Florida Sunshine, gold lantern to the woodland garden


If the frigid winter has you crying for some Florida sunshine, you are not alone. In the past few months, I have moved to Hamilton, Ga., and have been furiously planting hollies, camellias, conifers, and a few other select evergreens to start giving the bones to my new landscape. After days on end of high teens and low 20s, I couldn’t be happier with Florida Sunshine a selection of the native Illicium parviflorum that was introduced by Plant Delights Nursery.

The shrub will reach 7 feet tall and 8 feet wide. The species has been known to reach close to 12 feet. Florida Sunshine was like brightly lit lanterns in the Shade Garden at the Costal Georgia Botanical Gardens in Savannah, and now in the hills (mountains to me) of Hamilton, Ga., they are just as dazzling.

Just imagine standing high on a deck and looking to the forest below and seeing accents of bright yellow gold to chartreuse colored foliage standing out amongst darker evergreens. Whether paired with hollies, azaleas, or camellias, Florida Sunshine will make them look better.

As I strolled down the hill to see how they were faring in the cold winter, I did notice the upper stems had taken on a red hue that adds another winning trait to this must-have plant. This species of anise comes from moist areas of Florida and Georgia but will look quite at home in woodland areas throughout zones 6-9. Florida Sunshine will also look striking as a hedge and will make a show as a thriller plant in a mixed container.

Place your Florida Sunshine in partial shade to shade; they abhor full sun. Prepare the soil by incorporating 3 to 4 inches of organic matter, and two pounds of a 5-10-5 fertilizer per 100 square feet of planting area, tilling deeply.

Dig the planting hole two to three times as wide as the rootball but no deeper. When you dig these large holes, you are opening the door to the fastest root expansion and establishment in your bed. Place the plant in the hole and backfill with soil to two-thirds the depth. Tamp the soil and water to settle, add the remaining backfill, repeat the process and apply mulch.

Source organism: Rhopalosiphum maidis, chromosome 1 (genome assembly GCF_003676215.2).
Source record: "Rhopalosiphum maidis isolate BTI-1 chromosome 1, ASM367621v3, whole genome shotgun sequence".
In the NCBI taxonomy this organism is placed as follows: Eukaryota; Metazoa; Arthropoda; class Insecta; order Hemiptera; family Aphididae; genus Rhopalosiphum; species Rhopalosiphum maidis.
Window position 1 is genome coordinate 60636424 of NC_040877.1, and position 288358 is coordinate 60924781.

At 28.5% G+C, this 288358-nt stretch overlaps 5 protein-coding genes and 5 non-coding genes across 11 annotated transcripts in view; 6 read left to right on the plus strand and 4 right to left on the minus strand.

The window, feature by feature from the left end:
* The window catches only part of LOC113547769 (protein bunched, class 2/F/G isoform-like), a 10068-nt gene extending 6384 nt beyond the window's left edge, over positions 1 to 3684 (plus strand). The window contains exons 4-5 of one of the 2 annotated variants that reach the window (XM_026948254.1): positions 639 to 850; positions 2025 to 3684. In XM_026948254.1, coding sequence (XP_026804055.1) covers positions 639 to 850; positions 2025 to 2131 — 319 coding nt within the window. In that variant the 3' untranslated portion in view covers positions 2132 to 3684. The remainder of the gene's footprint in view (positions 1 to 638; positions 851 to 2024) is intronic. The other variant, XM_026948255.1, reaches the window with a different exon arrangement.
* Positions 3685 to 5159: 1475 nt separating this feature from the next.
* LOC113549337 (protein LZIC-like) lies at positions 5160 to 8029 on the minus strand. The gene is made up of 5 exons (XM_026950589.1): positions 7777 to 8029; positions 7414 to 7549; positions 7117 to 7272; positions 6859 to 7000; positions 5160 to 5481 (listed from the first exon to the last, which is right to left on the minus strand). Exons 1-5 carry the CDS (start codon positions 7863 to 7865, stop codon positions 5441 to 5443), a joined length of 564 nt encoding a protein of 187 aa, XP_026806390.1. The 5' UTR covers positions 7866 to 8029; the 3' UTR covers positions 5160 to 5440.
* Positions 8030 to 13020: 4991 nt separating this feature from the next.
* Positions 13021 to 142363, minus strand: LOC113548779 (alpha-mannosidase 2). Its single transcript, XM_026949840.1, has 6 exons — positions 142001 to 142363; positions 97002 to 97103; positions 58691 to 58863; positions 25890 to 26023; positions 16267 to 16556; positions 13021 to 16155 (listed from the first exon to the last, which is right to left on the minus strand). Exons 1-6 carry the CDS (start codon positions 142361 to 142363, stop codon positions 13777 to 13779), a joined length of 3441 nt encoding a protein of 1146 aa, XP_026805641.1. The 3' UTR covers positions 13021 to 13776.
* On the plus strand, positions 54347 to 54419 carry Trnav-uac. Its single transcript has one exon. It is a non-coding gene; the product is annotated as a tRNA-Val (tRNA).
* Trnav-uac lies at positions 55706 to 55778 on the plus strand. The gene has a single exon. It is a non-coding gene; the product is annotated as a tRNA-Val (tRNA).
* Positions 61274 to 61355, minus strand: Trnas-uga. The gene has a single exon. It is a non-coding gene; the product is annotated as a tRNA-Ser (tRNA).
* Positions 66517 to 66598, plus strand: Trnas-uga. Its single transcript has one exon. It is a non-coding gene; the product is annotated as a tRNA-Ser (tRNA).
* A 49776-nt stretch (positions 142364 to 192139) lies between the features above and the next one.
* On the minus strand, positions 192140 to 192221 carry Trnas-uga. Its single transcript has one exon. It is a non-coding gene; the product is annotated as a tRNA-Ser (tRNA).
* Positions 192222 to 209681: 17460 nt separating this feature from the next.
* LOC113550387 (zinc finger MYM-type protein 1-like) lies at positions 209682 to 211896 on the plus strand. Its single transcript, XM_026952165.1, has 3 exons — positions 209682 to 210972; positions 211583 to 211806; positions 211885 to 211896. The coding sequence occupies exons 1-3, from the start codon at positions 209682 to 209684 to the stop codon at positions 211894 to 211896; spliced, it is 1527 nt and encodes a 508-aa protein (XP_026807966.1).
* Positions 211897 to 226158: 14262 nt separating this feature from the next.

Keep in mind they have the potential of reaching 6 to 10 feet tall and 6 to 8 feet wide. Prune lightly anytime to shape and keep bushy. During the first year use a regular water regimen and water deeply training the roots to go deep. Light watering trains the roots to establish at a shallow depth. Feed you Florida Sunshine with an azalea-camellia type fertilizer with the beginning of spring growth.

While some Illicium may be used for spice, this is NOT to be eaten. Thankfully you will not find this on the menu of the deer café either. While the blooms are inconsequential, the tiny seeds that may follow are reportedly eaten by birds. While it seems the winter will never end, I assure you spring is coming and when it arrives Florida Sunshine will make a terrific choice for your woodland garden.

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(Norman Winter, horticulturist, garden speaker and author of, “Tough-as-Nails Flowers for the South” and “Captivating Combinations: Color and Style in the Garden.” Follow him on Facebook @NormanWinterTheGardenGuy.)



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